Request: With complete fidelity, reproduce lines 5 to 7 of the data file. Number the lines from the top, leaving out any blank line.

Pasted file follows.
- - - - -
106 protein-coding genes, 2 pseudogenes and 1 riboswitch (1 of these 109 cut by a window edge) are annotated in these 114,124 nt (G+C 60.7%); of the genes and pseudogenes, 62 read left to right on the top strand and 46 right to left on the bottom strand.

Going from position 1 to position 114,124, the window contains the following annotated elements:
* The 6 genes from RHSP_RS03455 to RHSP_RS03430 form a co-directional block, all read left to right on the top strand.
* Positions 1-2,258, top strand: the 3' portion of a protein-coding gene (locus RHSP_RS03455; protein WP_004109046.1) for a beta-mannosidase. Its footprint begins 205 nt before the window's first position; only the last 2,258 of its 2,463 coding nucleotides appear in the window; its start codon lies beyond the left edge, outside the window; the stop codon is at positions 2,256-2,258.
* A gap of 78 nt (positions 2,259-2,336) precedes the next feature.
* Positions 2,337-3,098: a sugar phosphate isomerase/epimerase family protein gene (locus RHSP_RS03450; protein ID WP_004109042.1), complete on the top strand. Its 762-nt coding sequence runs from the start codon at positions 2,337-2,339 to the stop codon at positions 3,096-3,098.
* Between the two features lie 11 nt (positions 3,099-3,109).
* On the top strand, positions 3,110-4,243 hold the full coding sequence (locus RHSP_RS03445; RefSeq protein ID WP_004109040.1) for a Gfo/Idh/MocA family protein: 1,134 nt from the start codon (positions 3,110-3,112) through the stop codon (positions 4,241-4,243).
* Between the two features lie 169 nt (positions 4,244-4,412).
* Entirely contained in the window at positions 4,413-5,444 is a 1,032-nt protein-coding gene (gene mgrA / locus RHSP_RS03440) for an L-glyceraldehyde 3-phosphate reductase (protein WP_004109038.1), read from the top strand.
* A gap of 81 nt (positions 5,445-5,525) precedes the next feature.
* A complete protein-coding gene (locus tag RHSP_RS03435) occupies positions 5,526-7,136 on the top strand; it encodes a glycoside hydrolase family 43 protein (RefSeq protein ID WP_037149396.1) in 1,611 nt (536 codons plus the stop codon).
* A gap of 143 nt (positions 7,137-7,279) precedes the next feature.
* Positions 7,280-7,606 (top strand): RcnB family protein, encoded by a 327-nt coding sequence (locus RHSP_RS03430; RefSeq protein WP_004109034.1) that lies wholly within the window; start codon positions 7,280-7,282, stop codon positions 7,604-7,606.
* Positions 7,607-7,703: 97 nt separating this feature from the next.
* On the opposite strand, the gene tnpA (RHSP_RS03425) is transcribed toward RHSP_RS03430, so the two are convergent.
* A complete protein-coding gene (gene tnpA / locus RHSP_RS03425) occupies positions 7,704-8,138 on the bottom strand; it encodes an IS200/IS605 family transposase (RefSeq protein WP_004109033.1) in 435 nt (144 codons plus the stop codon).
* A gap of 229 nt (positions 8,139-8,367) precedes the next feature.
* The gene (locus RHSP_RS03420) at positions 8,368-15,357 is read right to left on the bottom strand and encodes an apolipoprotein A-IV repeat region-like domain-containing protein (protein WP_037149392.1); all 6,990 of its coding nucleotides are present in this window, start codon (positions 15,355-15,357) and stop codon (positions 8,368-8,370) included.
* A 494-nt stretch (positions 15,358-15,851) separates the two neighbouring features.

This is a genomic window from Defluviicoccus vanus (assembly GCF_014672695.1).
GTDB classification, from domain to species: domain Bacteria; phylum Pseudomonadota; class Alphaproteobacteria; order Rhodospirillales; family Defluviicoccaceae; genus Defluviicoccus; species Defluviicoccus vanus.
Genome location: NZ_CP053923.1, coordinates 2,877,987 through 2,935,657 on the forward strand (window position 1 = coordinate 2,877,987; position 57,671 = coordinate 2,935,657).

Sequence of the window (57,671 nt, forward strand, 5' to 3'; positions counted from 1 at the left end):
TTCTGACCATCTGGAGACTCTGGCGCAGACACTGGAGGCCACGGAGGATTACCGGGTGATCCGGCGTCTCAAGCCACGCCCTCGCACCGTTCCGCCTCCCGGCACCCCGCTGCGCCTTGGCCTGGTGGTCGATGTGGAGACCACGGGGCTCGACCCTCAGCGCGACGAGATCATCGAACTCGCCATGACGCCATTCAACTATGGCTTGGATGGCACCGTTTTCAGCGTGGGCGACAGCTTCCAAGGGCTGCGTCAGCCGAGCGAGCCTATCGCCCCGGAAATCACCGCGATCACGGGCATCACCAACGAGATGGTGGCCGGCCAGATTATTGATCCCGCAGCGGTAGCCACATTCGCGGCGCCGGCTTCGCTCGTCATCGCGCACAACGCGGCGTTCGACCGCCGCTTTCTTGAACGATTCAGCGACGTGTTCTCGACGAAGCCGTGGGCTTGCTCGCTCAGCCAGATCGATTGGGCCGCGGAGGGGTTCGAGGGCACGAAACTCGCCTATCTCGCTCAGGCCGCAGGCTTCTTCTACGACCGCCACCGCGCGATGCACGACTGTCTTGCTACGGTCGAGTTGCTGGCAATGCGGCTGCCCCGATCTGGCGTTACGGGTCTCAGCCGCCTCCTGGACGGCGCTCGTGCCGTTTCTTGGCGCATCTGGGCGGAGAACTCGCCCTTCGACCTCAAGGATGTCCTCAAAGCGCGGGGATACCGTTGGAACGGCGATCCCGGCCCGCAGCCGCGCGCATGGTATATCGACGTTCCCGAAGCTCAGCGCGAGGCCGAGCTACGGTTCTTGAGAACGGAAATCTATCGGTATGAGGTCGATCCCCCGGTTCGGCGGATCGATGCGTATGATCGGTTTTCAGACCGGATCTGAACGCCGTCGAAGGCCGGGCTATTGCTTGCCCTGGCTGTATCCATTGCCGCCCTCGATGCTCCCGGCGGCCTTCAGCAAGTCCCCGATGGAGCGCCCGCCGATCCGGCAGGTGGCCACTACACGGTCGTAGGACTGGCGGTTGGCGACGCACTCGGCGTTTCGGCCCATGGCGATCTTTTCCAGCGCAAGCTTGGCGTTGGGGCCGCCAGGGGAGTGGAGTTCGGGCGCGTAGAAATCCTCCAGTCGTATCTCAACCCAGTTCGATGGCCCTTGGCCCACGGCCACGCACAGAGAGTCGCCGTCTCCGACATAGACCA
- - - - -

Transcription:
* A gap of 78 nt (positions 2,259-2,336) precedes the next feature.
* Positions 2,337-3,098: a sugar phosphate isomerase/epimerase family protein gene (locus RHSP_RS03450; protein ID WP_004109042.1), complete on the top strand. Its 762-nt coding sequence runs from the start codon at positions 2,337-2,339 to the stop codon at positions 3,096-3,098.
* Between the two features lie 11 nt (positions 3,099-3,109).